We tip our hat to the utility crew (or prankster) responsible.

Marking discovered on Sherbourne Street near Elm Avenue. 

Part Three: The Coziest Coffee Shop in Town

Originally published on Torontoist on November 30, 2007.

Coffee Shop Inside

Torontoist likes its java joints in all shapes and sizes. Whether it’s a mom-and-pop lunch counter that has fired up the pots since Confederation, multinational chains, or the latest in fairly traded barista artistry, Toronto is home to a wide variety of places where one can find an honest cup of joe and a comfortable place to sit.

Our latest discovery may be the city’s coziest coffee counter. Located on College west of Bathurst, it is not recommended for the claustrophobic. Space inside may be at a premium, but the weathered sign indicates that sitting in a position reminiscent of an elementary school fire drill barely hinders one’s enjoyment of a freshly ground drink.

BEHIND THE SCENES

For a time, I wrote these little vignettes based on photos I took while strolling around the city. They were quick to prepare, and allowed me to be silly. I’ll group them by season as I come across them in the vaults.

One other thing you may notice if you click the link to the original sidewalk crack story: the story is credited to Kevin Plummer. Due to a glitch which occurred during one of Torontoist’s revamps, posts from November 2007 are not necessarily credited to the people who actually wrote them. There are at least three bearing my name which I didn’t write, covering ballet, a Slash biography, and holiday skating in Nathan Phillips Square. On the other hand, three installments of “Vintage Toronto Ads” wound up under Kevin’s name. Here’s a post from that period that is definitely one of Kevin’s: a proto-Historicist on William Lyon Mackenzie and the Rebellion of 1837.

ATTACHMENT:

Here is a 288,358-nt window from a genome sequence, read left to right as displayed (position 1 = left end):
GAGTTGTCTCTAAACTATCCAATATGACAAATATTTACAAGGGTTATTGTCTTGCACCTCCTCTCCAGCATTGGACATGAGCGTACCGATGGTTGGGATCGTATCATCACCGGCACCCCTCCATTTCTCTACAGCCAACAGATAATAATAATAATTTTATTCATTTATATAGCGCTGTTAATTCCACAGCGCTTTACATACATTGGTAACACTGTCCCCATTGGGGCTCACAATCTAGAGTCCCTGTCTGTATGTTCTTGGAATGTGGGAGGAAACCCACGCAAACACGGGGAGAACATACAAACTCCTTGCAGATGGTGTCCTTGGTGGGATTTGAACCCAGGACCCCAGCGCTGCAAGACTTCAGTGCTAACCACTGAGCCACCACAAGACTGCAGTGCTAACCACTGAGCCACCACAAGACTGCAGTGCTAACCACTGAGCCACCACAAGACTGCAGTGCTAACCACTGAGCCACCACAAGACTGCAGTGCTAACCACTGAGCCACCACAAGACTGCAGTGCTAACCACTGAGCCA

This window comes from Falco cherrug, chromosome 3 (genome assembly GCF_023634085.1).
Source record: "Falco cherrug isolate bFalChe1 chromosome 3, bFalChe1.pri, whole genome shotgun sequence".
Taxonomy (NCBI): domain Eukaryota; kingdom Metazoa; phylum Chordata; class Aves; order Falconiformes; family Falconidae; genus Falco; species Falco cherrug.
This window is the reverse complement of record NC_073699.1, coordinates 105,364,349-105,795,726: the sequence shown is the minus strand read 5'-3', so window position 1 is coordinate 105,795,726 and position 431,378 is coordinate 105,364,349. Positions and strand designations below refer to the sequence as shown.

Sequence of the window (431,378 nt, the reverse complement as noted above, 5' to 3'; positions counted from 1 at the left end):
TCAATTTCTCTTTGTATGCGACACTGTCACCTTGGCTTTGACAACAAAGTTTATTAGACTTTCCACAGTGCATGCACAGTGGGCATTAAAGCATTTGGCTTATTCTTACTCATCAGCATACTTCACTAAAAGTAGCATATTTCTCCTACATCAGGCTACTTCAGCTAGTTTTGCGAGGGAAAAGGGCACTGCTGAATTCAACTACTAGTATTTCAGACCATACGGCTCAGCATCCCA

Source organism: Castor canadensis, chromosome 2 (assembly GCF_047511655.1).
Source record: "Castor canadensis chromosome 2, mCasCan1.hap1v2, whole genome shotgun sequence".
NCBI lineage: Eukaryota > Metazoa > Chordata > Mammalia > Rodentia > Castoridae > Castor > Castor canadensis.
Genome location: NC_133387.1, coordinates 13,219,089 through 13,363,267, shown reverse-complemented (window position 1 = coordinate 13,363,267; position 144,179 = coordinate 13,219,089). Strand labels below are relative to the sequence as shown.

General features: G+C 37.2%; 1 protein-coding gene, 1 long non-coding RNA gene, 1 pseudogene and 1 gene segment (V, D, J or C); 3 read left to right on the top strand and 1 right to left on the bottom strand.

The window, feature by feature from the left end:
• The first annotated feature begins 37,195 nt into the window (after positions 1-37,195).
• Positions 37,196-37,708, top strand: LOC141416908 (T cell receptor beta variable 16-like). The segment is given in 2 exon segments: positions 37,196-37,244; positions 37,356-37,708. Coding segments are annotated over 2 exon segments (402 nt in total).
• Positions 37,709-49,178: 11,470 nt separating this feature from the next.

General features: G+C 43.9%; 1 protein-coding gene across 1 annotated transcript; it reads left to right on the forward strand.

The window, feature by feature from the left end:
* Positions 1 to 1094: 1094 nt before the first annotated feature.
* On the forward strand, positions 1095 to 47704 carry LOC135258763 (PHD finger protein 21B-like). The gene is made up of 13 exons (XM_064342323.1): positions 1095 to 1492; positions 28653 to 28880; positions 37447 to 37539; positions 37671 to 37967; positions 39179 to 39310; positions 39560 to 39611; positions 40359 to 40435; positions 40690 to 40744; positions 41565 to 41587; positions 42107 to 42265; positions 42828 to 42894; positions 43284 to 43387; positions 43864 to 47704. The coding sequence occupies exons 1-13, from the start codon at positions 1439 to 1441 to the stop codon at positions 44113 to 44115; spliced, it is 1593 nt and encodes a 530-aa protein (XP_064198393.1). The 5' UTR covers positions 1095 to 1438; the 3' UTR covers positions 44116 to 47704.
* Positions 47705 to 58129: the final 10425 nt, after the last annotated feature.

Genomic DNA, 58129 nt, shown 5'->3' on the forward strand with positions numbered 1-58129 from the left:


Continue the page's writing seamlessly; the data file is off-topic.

Vintage Toronto Ads: The Dodo Lives!

Originally published on Torontoist on May 29, 2017.

Vintage Ad #241: The Dodo Lives at the ROM

Source: Toronto Life, November 1975.

It’s a big week for the Royal Ontario Museum, with the public unveiling of the Michael Lee-Chin Crystal days away. Will any of the displays added to the new galleries over the next year wrest the claim of “most unusual exhibition” title from today’s ad?